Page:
Re: Power of two round up.
by I0 (Priest) on Dec 15, 2000 at 23:41 UTC

local $_ = (shift)1;
$_ = $_>>1; $_ = $_>>2; $_ = $_>>4; $_ = $_>>8; $_ = $_>>16;
return ++$_
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I'm amazed at how clever this is, and I'm going to use it
in my program.
Thanks a lot.
 [reply] [Watch: Dir/Any] 

Although it's a technique more appropriate in a C program.
In Perl, log($_)/log(2) benchmarks faster.
(assuming it rounds properly at the boundaries)
Update: My earlier timethese qq{} may have been misleading.
With timethese sub{} the  >> method comes out faster
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Just to give Dominus more heebie jeebies :)
sub round_up {
local $_ = (shift)1;
my $num = (2**int(log($_)/log(2)))1;
return ++($_ = $num);
}
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sub shifty {
my $v = (shift)1;
map { return ++$v } map { $v = $v >> $_ } (1,2,4,8,16);
}
or alternately (the readable version):
sub shifty2 {
my $v = (shift)1;
$v = $v >> $_ foreach (1,2,4,8,16);
return ++$v;
}
i don't know why i was compelled to post that, but i knew one could reduce the repition and possibly obfuscate the code a little with some obviously useless uses of map doing things it wasn't meant to do...
my $0.02;
jynx  [reply] [Watch: Dir/Any] [d/l] [select] 

#or perhaps
$w=32; $v = $v>>($w>>=1) while $w;
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Re (tilly) 1: Power of two round up.
by tilly (Archbishop) on Dec 15, 2000 at 23:15 UTC

sub binround {
my $out = 1;
my $in = shift;
while ($in) {
$in >>= 1;
$out += $out;
}
$out;
}
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sub next_pwr {
my ($x,$p) = (@_,2); # default to next_pwr(X,2)
my $log = log($x)/log($p);
$log = int($log+1) if $log != int($log);
return $p**$log;
}
You can even add a log() memoization in there:
{
my %LOG = (2 => log(2)); # most common
sub next_pwr {
my ($x,$p) = (@_,2); # default to next_pwr(X,2)
# assertions, etc.
die "illegal base: $p" if $p < 2;
return 1 if $x == 1;
$p = int $p;
my $log =
($LOG{$x} = log($x)) / ($LOG{$p} = log($p));
$log = int($log+1) if $log != int($log);
return $p ** $log;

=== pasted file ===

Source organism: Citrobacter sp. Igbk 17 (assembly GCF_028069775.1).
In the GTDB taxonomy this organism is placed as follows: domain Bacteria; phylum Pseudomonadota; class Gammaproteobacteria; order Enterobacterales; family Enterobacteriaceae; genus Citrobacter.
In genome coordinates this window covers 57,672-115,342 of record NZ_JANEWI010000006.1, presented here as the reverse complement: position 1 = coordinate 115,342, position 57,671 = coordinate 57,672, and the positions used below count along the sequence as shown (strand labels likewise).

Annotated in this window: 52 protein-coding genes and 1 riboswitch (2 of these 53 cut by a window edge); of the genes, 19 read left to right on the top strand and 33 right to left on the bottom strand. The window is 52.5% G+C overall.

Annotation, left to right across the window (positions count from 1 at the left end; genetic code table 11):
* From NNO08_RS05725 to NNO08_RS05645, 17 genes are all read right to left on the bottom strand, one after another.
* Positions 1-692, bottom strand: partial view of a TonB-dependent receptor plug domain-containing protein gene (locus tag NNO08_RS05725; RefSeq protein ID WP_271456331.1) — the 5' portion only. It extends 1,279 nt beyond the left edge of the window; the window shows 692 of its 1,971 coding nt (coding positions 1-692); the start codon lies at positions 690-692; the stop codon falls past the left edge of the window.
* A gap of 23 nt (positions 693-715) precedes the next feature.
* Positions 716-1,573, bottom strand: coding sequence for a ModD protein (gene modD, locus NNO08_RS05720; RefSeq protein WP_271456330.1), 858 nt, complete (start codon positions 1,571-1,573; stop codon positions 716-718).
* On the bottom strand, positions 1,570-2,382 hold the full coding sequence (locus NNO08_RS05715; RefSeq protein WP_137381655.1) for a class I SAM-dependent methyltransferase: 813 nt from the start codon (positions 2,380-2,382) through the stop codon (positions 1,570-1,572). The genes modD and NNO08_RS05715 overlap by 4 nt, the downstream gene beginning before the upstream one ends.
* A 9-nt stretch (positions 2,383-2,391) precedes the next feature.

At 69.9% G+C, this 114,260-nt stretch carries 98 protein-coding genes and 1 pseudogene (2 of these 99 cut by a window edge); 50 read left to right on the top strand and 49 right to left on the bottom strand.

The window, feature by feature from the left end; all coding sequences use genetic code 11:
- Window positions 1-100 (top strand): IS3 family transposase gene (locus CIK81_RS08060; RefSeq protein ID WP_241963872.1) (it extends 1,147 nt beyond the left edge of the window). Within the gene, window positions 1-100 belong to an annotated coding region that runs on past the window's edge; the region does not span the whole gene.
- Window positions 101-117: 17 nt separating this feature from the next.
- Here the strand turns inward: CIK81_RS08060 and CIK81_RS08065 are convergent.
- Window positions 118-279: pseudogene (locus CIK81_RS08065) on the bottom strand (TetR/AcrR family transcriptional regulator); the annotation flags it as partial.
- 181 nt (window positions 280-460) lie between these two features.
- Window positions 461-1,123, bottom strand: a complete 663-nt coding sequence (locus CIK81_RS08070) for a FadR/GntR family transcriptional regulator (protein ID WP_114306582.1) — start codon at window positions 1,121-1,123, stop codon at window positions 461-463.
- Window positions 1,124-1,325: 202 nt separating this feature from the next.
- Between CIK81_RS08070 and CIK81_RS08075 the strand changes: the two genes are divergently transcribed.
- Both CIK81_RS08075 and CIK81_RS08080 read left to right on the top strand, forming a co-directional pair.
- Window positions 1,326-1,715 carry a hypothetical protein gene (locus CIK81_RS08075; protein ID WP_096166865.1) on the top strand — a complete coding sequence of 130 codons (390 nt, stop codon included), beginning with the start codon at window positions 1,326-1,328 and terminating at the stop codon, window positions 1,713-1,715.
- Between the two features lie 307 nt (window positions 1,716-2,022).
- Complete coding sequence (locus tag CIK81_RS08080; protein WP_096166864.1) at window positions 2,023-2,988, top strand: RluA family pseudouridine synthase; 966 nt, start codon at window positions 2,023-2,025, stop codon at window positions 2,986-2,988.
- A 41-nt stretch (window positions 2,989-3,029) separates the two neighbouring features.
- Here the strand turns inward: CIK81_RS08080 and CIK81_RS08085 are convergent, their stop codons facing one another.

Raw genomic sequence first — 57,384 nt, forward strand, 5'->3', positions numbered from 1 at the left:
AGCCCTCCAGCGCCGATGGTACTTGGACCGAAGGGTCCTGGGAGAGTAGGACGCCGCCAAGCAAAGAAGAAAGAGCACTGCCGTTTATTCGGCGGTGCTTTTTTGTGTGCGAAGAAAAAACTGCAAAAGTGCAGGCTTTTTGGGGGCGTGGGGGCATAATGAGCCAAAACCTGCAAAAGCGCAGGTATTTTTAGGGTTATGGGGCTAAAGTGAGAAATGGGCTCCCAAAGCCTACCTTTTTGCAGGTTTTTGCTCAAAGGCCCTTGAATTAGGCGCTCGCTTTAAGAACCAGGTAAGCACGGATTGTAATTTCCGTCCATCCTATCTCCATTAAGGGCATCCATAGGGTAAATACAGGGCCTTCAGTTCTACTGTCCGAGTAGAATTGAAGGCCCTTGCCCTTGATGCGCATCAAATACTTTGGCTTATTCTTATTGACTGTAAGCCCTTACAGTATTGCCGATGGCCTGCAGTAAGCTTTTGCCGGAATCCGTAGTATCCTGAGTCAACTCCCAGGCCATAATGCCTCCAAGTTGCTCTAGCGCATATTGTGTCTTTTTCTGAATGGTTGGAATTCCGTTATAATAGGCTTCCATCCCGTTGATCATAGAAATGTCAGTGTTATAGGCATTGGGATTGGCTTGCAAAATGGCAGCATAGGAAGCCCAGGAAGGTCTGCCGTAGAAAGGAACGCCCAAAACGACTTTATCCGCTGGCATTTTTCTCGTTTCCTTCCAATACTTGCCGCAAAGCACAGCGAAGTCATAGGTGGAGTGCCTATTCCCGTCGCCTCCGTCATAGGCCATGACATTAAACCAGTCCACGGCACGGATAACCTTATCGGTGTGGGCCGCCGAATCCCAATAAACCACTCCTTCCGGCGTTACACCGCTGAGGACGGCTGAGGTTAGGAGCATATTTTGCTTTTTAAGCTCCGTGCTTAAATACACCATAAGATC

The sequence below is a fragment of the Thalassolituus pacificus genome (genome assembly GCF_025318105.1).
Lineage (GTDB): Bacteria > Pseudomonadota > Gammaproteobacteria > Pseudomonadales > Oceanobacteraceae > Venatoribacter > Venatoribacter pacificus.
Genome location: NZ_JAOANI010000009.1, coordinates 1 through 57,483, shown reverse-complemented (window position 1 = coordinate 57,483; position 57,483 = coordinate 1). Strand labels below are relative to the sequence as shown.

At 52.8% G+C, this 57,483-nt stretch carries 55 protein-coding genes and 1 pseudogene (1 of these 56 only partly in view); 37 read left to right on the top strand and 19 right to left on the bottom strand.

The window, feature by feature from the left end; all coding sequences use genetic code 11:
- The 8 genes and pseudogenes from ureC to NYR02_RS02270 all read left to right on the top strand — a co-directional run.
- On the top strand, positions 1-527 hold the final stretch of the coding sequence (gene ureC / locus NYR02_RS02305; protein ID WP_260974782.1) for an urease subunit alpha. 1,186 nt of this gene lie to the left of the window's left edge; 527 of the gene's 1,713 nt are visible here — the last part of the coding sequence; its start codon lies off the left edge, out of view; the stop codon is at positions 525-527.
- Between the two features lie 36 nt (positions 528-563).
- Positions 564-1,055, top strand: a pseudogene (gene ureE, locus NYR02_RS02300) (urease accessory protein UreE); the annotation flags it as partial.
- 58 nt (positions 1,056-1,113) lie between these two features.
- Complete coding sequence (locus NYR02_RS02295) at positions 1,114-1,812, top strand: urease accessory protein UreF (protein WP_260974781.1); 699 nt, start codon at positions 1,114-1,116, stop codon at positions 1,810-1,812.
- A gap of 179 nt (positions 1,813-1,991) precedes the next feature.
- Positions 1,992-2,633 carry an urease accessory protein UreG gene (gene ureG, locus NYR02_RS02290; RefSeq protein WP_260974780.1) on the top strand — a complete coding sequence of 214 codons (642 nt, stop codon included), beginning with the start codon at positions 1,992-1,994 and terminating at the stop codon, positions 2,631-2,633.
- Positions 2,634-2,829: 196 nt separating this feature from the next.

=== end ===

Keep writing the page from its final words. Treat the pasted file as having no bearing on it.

}
}
japhy 
Perl and Regex Hacker  [reply] [Watch: Dir/Any] [d/l] [select] 
Re: Power of two round up.
by runrig (Abbot) on Dec 15, 2000 at 23:41 UTC

my $num = 17;
my $nlog = 2**(int(log($num)/log(2))+1);
print $nlog;
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Re: Power of two round up.
by calpha (Novice) on Aug 26, 2023 at 13:59 UTC

With a little help from POSIX, and remembering some basics about polyadic number systems, i.e. with the help of the natural logarithm, an IMHO straightforward implementation can be made:
use POSIX qw(ceil);
sub powround {
my ( $x, $base ) = @_;
return ( $base ** ceil(log($x)/log($base)));
}
That is, ln(a) / ln(b) gives you the number of digits needed to represent the number a relative to the base b (and ln() is the natural logarithm, i.e. to the base e (Euler's number)).
Then round that up to the next greater or equal integer (POSIX::ceil), and exponentiate the base with it. Voilą, you have the next greater or equal power of the base.
p.s.: using `POSIX::ceil` covers all corner cases, whereas using `int(...) + 1` as suggested in previous responses, does not.  [reply] [Watch: Dir/Any] [d/l] 

...and ln() is the natural logarithm
Note that it doesn't have to be the natural logarithm. You can use a log to any base.
D:\>perl MPOSIX="log10,log2" le "$r1=log(1234)/log(2);$r2=log10(1234
+)/log10(2);$r3=log2(1234)/log2(2);print $r1; print $r2; print $r3;"
10.269126679149417887862906163471
10.269126679149417887862906163471
10.269126679149417887862906163471
Cheers, Rob
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You can use a log to any base, indeed, for as long as you use the same base for both dividend and divisor.
And, coincidentally, the log to the base Euler's number is the only one one available as part of core Perl. So as to minimize the readers' confusion, I opted to using that.
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Re: Power of two round up.
by myocom (Deacon) on Dec 15, 2000 at 23:54 UTC

for my $foo (1..210) {
print "$foo ",dec2bin($foo)," binrounded is ",binround($foo),"\n";
}
sub binround {
my $bin = dec2bin(shift);
my $mod = 0;
$mod = 1 if (split('1','0'.$bin.'0') == 2);
return '1' . ('0' x (length($bin)$mod));
}
sub dec2bin {
my $str = unpack("B32", pack("N", shift));
$str =~ s/^0+(?=\d)//;
return $str;
}
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Re: Power of two round up.
by jimav (Sexton) on Aug 25, 2023 at 17:55 UTC

1 << length(sprintf("%b", $input))
Not fast, of course, but perfectly fine when called only once such as for a new constant (or other inlineable subs)
use Some::Other::Module 'SOM_FLAGS_MAX';
use constant MY_FLAGS_MIN => (1<<length(sprintf("%b", SOM_FLAGS_MAX));
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